U.K. Warns of Further Crackdown If Britons Ignore Virus Advice
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The U.K. warned it will impose tighter restrictions if Britons fail to follow government calls to stop non-essential travel and gatherings to curb the spread of the coronavirus.
“This isn’t a game, it is very serious,” Housing Secretary Robert Jenrick told Sky News when asked if the government was considering a fuller lockdown to tackle the pandemic. “If people don’t follow that advice then clearly we’ll have to consider other options, but none of us want to go down that route.”
The U.K.’s Sunday newspapers reported that people were still gathering in parks and making trips to coastal towns after the government last week ordered pubs and restaurants across the country to close. On Saturday, Prime Minister Boris Johnson said the country’s health care system is as little as two weeks away from being swamped, as happened in Italy.
The latest data show a significant jump in Britain’s death toll, to 233 from 177. The total number of cases is above 5,000 with the disease spreading fastest in the capital. London Mayor Sadiq Khan said police may need additional powers to enforce so-called social distancing if gatherings don’t stop.
“Unless people stay home, unless people stop using public transport, unless people stop interacting with each other, more people will die,” Khan told the BBC. “Please, please, please, stop mixing and stay at home.”
Johnson’s national government came under criticism over its response in the early weeks of the crisis, with medical experts calling for more urgent action to contain the pandemic. Tighter measures came in a rush last week, with schools and leisure facilities ordered to close, and people instructed to stay indoors. The government is now telling 1.5 million people with underlying health issues to self-isolate for at least three months.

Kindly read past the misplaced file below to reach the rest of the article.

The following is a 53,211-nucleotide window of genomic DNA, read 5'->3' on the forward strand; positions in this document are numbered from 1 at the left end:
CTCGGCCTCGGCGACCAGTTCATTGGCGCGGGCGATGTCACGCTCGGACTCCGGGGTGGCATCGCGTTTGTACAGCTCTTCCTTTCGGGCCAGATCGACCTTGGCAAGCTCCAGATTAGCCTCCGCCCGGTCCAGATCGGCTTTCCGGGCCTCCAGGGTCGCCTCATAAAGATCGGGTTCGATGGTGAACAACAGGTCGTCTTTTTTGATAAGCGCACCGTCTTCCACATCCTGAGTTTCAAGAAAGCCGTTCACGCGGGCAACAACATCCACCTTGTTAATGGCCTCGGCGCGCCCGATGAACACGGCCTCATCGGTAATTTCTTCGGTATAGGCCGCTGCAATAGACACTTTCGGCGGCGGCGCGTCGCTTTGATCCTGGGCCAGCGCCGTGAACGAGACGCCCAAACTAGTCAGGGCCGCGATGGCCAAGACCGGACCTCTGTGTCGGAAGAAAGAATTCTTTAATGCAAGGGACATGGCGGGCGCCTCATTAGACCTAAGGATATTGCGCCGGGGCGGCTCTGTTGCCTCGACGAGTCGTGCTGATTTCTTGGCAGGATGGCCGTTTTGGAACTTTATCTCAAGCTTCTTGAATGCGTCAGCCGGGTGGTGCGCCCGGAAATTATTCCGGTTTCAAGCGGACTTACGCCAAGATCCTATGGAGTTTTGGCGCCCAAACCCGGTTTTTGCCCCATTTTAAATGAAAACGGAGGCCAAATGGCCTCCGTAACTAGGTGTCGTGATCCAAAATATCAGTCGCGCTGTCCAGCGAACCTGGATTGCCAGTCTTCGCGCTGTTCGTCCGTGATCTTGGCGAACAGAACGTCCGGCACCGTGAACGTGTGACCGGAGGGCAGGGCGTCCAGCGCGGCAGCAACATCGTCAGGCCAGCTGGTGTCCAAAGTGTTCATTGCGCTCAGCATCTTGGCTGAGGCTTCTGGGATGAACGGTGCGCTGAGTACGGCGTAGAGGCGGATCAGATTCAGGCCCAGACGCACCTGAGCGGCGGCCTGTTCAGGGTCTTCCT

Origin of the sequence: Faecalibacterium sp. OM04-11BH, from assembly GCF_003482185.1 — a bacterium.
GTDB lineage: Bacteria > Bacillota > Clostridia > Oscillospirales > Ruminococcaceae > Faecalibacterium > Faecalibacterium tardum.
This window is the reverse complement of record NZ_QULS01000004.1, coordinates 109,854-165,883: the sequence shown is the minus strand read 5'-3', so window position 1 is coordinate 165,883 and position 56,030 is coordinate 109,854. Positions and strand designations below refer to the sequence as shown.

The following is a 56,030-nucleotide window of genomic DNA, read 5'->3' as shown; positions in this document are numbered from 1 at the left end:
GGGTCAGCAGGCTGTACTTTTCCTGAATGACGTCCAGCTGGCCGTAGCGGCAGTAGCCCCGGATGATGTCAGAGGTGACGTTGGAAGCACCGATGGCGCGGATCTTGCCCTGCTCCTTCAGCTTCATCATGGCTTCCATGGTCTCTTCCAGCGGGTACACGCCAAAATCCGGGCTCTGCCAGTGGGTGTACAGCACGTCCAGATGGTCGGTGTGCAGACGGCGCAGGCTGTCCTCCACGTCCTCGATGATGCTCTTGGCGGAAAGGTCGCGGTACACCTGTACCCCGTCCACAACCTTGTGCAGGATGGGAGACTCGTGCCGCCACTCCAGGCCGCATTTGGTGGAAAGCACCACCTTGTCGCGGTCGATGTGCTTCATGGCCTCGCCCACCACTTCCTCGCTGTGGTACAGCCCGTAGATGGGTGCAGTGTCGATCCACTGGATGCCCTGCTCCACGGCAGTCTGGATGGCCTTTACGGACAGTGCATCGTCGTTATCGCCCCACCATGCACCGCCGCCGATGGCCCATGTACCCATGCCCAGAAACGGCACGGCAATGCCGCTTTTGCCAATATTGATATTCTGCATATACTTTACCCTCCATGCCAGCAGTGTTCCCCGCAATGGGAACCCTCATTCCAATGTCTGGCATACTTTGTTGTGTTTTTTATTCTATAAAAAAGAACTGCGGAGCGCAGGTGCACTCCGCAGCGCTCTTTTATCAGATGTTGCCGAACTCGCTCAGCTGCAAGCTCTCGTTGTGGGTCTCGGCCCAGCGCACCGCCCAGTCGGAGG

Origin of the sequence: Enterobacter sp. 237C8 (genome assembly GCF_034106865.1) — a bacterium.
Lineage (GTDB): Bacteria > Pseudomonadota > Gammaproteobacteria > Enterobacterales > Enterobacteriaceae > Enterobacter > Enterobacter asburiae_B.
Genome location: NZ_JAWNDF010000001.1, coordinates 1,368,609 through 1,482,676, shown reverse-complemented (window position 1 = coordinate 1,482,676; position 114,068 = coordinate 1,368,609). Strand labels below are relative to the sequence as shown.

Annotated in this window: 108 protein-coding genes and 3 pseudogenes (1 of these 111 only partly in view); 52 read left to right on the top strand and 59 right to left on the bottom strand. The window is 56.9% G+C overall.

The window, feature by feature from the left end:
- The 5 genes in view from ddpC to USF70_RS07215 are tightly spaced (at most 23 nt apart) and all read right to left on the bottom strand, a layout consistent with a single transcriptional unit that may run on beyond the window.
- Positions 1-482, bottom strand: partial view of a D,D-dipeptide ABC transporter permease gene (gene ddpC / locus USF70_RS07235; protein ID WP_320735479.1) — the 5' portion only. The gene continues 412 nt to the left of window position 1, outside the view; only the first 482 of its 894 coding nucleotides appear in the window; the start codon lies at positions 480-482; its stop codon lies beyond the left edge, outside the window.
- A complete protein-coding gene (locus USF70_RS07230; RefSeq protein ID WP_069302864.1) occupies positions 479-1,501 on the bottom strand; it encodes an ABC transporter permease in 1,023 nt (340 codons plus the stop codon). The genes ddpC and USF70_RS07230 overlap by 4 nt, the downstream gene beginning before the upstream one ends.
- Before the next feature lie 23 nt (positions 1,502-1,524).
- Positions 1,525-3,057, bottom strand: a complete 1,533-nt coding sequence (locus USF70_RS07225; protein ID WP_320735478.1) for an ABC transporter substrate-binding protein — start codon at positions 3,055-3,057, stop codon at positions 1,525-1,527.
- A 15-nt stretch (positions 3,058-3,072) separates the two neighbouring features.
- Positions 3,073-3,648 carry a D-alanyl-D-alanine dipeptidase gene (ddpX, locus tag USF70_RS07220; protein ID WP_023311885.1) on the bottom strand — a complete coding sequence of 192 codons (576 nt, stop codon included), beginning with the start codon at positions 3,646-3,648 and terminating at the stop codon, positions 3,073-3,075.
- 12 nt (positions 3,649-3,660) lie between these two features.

But Jenrick’s comments are unlikely to shake the sense that the government is still playing catchup, in terms of social measures and boosting capacity for the National Health Service.
The situation is “deeply worrying” and the next week will be “absolutely critical,” Jeremy Hunt, the U.K.’s longest-serving health secretary from 2012 to 2018, told Sky News. “It’s very, very disappointing when people don’t obey the simple instructions that are being given out.”
The NHS faces a shortage of ventilators and virus testing kits. Jenrick told the BBC a new antibody test — which Johnson has called a “game changer” because it will show who has already had the disease — will be available in the coming weeks.
He also said the government had already received some prototype ventilators from the private sector, and has boosted the total number to 12,000 from 5,000 at the start of last week. He rejected claims the government had been too slow to react to the crisis as it developed in other countries.
But he warned it would take time for the impact of measures to halt the virus to be visible, and said Johnson’s statement that the U.K. would “turn the tide” in three months did not mean the end of the crisis.
“No one is pretending this will be over in 12 weeks,” he said.
Last week, Chancellor of the Exchequer Rishi Sunak rolled out anunprecedented support package for U.K. workers, with the government stepping in to pay up to 80% of the wages of at-risk jobs, at a potential cost of at least 10 billion pounds ($11.6 billion).
On Sunday, Carolyn Fairbairn, director general of the Confederation of British Industry, welcomed the support but told Sky News more must be done to help the country’s estimated 5 million self-employed. Jenrick said doing so is more complicated than salaried workers but that Sunak is keeping the issue under review.
“If we need to do more, we will do it,” Jenrick said.
In a further potential political headache, Johnson faces a revolt over his emergency coronavirus legislation when he tries to fast-track it through Parliament next week. A group of cross-party members of parliament — including prominent Conservatives David Davis and Andrew Mitchell — want to shorten its duration from the government’s planned two years.
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